(c) An issue committee shall be considered open and active until affirmatively closed by such committee or by action of the appropriate authority.
Section 2(10) of article XXVIII of the state constitution.
(b) For purposes of section 2 (10) (a) (I) of article XXVIII of the state constitution, “major purpose” means support of or opposition to a ballot issue or ballot question that is reflected by:
(I) An organization’s specifically identified objectives in its organizational documents at the time it is established or as such documents are later amended; or
(II) An organization’s demonstrated pattern of conduct based upon its:
(A) Annual expenditures in support of or opposition to a ballot issue or ballot question; or
(B) Production or funding, or both, of written or broadcast communications, or both, in support of or opposition to a ballot issue or ballot question.
(c) The provisions of paragraph (b) of this subsection (12) are intended to clarify, based on the decision of the Colorado court of appeals in Independence Institute v. Coffman, 209 P.3d 1130 (Colo. App. 2008), cert. denied, — U.S. —, 130 S. Ct. 165, 175 L. Ed. 479 (2009), section 2 (10) (a) (I) of article XXVIII of the state constitution and not to make a substantive change to said section 2 (10) (a) (I).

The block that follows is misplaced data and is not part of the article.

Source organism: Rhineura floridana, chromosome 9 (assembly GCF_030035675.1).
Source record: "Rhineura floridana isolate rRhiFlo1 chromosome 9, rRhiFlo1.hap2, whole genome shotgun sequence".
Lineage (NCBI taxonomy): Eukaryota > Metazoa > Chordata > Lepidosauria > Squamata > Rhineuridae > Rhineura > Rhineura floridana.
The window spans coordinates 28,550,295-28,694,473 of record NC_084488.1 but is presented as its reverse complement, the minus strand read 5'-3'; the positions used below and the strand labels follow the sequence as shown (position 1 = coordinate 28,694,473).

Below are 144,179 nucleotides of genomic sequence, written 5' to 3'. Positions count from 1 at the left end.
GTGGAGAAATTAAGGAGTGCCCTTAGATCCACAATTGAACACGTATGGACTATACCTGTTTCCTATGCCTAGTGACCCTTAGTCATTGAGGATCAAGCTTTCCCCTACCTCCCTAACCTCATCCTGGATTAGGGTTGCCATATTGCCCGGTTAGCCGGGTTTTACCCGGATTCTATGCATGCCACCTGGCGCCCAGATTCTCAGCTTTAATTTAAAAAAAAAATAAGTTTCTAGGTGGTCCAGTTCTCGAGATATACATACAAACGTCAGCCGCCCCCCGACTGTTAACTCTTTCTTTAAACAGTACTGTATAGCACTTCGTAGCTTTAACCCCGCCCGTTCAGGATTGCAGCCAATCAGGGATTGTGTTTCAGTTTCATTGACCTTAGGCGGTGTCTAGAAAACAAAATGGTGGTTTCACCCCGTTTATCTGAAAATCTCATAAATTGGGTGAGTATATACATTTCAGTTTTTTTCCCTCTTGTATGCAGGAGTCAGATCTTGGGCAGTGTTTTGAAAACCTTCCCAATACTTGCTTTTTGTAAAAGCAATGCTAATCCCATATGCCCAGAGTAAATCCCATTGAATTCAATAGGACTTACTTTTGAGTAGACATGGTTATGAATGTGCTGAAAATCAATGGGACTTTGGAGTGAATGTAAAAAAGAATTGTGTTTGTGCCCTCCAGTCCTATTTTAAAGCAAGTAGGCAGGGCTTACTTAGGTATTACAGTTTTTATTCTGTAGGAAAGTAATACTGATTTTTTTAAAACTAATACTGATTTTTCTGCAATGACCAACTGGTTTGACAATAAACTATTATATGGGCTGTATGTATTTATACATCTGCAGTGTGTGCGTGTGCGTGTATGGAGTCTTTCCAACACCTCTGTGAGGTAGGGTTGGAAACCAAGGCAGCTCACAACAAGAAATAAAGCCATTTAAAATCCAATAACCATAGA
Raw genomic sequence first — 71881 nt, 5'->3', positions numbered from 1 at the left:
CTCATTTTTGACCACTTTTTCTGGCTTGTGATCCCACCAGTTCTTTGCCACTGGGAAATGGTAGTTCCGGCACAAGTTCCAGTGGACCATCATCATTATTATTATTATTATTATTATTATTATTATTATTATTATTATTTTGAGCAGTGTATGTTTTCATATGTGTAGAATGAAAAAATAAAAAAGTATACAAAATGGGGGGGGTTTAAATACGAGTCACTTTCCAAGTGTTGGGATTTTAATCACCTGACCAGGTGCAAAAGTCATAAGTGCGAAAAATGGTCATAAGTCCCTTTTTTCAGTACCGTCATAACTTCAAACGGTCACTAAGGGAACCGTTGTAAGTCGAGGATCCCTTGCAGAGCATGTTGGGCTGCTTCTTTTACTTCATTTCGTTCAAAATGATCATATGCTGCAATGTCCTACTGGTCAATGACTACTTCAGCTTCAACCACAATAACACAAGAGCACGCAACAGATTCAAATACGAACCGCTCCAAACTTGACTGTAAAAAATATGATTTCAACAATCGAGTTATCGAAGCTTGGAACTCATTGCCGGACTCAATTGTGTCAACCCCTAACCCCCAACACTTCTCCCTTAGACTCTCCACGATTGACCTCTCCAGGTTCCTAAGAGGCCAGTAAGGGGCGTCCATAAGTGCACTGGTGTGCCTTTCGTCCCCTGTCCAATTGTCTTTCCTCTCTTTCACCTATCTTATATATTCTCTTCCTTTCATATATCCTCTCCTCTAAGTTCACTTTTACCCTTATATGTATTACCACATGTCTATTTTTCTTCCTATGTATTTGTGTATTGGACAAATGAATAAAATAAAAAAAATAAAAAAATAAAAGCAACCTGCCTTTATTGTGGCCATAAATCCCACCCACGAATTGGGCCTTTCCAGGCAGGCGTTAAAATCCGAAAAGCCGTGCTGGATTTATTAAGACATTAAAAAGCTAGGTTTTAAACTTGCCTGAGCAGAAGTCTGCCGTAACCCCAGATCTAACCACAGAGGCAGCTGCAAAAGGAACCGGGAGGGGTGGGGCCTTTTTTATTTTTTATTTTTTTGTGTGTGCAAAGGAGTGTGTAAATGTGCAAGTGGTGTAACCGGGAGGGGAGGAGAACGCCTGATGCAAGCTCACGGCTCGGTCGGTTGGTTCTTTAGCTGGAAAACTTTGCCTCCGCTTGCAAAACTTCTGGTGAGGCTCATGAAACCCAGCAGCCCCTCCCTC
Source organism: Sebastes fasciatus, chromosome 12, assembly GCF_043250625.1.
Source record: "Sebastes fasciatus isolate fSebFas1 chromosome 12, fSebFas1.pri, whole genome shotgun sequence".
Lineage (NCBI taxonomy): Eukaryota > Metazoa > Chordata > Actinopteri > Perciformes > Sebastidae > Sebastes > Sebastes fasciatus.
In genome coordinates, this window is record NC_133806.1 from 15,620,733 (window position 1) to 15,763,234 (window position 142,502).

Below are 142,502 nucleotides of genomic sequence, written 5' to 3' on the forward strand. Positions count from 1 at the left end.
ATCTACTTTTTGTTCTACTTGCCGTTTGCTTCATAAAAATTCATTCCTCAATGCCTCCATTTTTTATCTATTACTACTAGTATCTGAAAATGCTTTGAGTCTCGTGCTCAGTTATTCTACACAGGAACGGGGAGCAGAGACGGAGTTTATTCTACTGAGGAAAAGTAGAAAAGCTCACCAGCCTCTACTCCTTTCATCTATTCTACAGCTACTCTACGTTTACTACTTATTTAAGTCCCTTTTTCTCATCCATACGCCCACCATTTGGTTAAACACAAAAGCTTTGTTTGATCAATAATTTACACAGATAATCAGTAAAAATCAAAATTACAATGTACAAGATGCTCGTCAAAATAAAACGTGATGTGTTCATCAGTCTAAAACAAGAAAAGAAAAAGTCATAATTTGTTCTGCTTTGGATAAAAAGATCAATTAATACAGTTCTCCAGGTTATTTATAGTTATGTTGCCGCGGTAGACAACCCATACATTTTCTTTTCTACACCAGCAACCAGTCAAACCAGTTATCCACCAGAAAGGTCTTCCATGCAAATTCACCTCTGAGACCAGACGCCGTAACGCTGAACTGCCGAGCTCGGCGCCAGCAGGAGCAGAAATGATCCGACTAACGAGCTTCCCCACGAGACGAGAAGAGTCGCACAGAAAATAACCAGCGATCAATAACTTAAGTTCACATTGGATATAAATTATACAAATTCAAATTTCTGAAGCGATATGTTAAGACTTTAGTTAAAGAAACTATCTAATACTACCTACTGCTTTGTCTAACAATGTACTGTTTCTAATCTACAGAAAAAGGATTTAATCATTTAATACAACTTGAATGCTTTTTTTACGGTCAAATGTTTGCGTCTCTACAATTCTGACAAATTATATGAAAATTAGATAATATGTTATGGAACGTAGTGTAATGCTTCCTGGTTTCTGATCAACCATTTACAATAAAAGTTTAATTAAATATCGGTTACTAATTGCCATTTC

C.R.S. § 1-45-103.
5. Definition for State
A state of the United States, the District of Columbia, Puerto Rico, the United States Virgin Islands, or any territory or insular possession subject to the jurisdiction of the United States. C.R.S. § 1-8.3-102.
6. Definition for Ballot
(a) A federal write-in absentee ballot;
(b) A ballot specifically prepared or distributed for use by a covered voter in accordance with this article; or
(c) A ballot cast by a covered voter in accordance with this article.
(2) “Covered voter” means:
(a) A uniformed-service voter defined in paragraph (a) of subsection (9) of this section who is a resident of this state but who is absent from this state by reason of active duty and who otherwise satisfies this state’s voter eligibility requirements;